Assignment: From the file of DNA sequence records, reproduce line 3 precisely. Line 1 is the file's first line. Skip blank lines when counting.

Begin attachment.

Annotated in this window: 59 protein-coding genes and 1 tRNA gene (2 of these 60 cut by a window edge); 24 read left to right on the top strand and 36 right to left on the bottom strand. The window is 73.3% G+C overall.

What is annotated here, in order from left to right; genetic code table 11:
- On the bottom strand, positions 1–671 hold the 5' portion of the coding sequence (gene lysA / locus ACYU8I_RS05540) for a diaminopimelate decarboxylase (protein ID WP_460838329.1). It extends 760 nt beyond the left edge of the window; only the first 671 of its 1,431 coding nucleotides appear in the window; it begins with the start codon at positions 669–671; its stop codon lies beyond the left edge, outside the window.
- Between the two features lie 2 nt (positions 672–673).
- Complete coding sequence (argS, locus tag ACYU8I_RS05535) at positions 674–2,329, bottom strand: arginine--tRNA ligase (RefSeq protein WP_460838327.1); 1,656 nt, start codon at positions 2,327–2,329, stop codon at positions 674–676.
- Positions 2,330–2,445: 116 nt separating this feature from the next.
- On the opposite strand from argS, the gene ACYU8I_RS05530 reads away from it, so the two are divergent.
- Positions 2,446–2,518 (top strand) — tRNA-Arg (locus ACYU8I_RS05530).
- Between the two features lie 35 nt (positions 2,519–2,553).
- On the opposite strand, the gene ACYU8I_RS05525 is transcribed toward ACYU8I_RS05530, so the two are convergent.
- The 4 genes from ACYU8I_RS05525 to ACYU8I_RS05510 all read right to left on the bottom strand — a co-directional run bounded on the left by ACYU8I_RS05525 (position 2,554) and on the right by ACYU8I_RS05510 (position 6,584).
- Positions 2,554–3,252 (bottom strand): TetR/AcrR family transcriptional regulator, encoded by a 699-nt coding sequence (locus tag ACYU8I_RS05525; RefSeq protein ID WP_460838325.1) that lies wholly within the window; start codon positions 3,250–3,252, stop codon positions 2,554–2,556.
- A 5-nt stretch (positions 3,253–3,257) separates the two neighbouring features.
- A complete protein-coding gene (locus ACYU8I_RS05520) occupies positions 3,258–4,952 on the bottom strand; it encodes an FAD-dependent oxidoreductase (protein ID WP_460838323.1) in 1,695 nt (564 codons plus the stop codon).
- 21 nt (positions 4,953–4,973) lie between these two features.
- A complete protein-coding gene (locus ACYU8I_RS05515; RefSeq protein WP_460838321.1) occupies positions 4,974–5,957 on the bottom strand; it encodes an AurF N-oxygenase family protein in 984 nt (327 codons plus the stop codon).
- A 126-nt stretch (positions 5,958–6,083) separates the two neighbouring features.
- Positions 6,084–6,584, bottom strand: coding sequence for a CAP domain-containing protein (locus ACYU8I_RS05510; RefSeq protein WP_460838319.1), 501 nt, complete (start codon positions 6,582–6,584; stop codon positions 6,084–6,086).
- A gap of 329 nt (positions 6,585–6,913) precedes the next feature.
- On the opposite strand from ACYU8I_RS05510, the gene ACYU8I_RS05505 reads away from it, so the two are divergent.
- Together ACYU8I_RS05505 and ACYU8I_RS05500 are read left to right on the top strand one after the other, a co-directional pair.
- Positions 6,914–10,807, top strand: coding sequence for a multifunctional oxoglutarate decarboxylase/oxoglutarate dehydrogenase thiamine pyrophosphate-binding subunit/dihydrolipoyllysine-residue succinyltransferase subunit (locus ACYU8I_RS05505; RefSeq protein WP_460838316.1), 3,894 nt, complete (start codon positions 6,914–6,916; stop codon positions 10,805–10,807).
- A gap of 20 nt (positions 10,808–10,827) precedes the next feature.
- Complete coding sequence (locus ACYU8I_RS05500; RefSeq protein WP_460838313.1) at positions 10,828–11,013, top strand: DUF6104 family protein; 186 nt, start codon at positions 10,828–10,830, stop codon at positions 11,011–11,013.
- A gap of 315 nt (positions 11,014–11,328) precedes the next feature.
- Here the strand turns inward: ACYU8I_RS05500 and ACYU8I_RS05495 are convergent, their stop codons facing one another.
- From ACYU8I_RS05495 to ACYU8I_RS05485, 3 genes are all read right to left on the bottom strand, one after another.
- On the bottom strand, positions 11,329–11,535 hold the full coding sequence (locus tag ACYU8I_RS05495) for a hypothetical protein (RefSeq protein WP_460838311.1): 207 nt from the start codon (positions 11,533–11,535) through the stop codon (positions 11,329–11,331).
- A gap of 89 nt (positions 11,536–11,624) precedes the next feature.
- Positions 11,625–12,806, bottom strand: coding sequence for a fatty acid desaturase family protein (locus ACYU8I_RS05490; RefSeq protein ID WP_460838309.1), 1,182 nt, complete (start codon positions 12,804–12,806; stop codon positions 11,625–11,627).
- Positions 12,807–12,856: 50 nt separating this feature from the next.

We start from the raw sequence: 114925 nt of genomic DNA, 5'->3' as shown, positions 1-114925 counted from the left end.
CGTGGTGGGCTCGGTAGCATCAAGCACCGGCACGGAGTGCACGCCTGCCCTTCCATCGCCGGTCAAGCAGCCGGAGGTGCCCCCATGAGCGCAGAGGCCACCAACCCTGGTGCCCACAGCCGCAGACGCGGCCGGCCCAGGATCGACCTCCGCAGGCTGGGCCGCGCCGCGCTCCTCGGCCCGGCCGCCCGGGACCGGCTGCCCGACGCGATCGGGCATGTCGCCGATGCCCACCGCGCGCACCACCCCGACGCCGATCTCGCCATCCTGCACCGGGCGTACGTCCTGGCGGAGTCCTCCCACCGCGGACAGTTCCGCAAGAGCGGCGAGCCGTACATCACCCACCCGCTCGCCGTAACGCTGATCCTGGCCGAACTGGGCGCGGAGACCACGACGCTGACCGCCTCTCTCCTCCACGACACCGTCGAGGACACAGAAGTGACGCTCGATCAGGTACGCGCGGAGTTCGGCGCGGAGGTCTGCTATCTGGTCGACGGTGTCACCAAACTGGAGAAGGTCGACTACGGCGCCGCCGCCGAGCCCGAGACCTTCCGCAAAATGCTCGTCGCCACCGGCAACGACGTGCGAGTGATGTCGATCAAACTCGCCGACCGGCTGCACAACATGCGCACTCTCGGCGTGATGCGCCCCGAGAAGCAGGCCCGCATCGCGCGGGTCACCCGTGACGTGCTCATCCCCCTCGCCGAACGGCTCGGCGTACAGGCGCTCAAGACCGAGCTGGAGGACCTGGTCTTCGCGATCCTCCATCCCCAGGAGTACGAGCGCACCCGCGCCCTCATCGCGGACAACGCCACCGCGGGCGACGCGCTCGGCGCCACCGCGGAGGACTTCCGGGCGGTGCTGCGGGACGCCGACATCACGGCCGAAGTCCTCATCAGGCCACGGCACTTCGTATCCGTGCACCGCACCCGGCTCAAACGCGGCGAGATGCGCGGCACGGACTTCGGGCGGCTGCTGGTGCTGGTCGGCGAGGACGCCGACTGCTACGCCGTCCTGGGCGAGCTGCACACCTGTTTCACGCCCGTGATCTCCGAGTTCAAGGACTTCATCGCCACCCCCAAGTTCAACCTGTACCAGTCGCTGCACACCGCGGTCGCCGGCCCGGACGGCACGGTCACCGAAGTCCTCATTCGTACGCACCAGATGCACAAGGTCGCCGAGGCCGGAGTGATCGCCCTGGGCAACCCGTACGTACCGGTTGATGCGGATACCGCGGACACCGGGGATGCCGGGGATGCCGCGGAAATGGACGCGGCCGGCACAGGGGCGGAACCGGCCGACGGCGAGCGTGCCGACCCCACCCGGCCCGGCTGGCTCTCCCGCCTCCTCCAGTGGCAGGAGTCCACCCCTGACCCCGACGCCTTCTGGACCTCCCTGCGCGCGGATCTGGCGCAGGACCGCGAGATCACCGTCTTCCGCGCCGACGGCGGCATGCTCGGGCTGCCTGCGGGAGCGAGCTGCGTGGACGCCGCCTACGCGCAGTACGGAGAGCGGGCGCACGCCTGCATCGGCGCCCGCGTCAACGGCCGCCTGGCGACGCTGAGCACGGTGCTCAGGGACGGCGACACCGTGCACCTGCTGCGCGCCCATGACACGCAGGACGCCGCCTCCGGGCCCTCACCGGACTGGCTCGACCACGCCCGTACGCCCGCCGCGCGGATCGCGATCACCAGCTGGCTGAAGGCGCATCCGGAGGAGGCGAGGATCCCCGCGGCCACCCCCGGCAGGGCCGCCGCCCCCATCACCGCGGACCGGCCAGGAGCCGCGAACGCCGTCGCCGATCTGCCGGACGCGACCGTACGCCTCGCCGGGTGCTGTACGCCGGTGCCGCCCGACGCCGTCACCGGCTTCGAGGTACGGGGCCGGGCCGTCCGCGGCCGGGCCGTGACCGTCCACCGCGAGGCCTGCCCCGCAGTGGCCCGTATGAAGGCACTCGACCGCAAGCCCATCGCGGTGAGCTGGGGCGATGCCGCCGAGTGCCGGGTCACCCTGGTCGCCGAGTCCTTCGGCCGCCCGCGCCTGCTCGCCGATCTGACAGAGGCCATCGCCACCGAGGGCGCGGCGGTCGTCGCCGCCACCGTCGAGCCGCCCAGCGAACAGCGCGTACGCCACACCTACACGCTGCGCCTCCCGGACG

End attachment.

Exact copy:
- On the bottom strand, positions 1–671 hold the 5' portion of the coding sequence (gene lysA / locus ACYU8I_RS05540) for a diaminopimelate decarboxylase (protein ID WP_460838329.1). It extends 760 nt beyond the left edge of the window; only the first 671 of its 1,431 coding nucleotides appear in the window; it begins with the start codon at positions 669–671; its stop codon lies beyond the left edge, outside the window.